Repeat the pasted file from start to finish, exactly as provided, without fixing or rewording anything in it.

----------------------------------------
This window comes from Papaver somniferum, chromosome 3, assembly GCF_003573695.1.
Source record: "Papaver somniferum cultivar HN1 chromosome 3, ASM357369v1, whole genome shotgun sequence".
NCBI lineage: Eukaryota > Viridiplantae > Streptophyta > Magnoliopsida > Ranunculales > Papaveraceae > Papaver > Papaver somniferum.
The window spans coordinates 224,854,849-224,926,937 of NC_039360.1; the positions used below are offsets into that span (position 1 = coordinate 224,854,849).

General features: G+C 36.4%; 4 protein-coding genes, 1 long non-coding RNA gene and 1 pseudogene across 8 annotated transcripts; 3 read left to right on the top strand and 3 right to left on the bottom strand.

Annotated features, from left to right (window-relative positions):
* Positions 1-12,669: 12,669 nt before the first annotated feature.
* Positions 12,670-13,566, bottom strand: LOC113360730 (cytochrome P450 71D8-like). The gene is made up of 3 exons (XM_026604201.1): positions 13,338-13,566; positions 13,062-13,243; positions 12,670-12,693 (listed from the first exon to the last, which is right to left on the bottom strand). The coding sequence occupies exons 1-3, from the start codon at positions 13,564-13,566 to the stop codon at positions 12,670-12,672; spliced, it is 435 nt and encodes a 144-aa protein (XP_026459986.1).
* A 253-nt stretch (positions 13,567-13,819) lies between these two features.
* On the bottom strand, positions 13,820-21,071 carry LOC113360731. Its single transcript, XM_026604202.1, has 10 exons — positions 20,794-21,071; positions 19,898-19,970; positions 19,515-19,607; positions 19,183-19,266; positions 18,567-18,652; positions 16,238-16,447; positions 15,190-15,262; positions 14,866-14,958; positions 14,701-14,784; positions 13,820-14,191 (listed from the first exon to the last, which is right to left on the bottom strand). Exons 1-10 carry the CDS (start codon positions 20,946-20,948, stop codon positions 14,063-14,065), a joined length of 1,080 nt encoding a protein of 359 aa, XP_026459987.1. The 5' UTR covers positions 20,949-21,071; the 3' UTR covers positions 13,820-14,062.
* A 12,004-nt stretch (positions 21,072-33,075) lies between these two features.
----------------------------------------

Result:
This window comes from Papaver somniferum, chromosome 3, assembly GCF_003573695.1.
Source record: "Papaver somniferum cultivar HN1 chromosome 3, ASM357369v1, whole genome shotgun sequence".
NCBI lineage: Eukaryota > Viridiplantae > Streptophyta > Magnoliopsida > Ranunculales > Papaveraceae > Papaver > Papaver somniferum.
The window spans coordinates 224,854,849-224,926,937 of NC_039360.1; the positions used below are offsets into that span (position 1 = coordinate 224,854,849).

General features: G+C 36.4%; 4 protein-coding genes, 1 long non-coding RNA gene and 1 pseudogene across 8 annotated transcripts; 3 read left to right on the top strand and 3 right to left on the bottom strand.

Annotated features, from left to right (window-relative positions):
* Positions 1-12,669: 12,669 nt before the first annotated feature.
* Positions 12,670-13,566, bottom strand: LOC113360730 (cytochrome P450 71D8-like). The gene is made up of 3 exons (XM_026604201.1): positions 13,338-13,566; positions 13,062-13,243; positions 12,670-12,693 (listed from the first exon to the last, which is right to left on the bottom strand). The coding sequence occupies exons 1-3, from the start codon at positions 13,564-13,566 to the stop codon at positions 12,670-12,672; spliced, it is 435 nt and encodes a 144-aa protein (XP_026459986.1).
* A 253-nt stretch (positions 13,567-13,819) lies between these two features.
* On the bottom strand, positions 13,820-21,071 carry LOC113360731. Its single transcript, XM_026604202.1, has 10 exons — positions 20,794-21,071; positions 19,898-19,970; positions 19,515-19,607; positions 19,183-19,266; positions 18,567-18,652; positions 16,238-16,447; positions 15,190-15,262; positions 14,866-14,958; positions 14,701-14,784; positions 13,820-14,191 (listed from the first exon to the last, which is right to left on the bottom strand). Exons 1-10 carry the CDS (start codon positions 20,946-20,948, stop codon positions 14,063-14,065), a joined length of 1,080 nt encoding a protein of 359 aa, XP_026459987.1. The 5' UTR covers positions 20,949-21,071; the 3' UTR covers positions 13,820-14,062.
* A 12,004-nt stretch (positions 21,072-33,075) lies between these two features.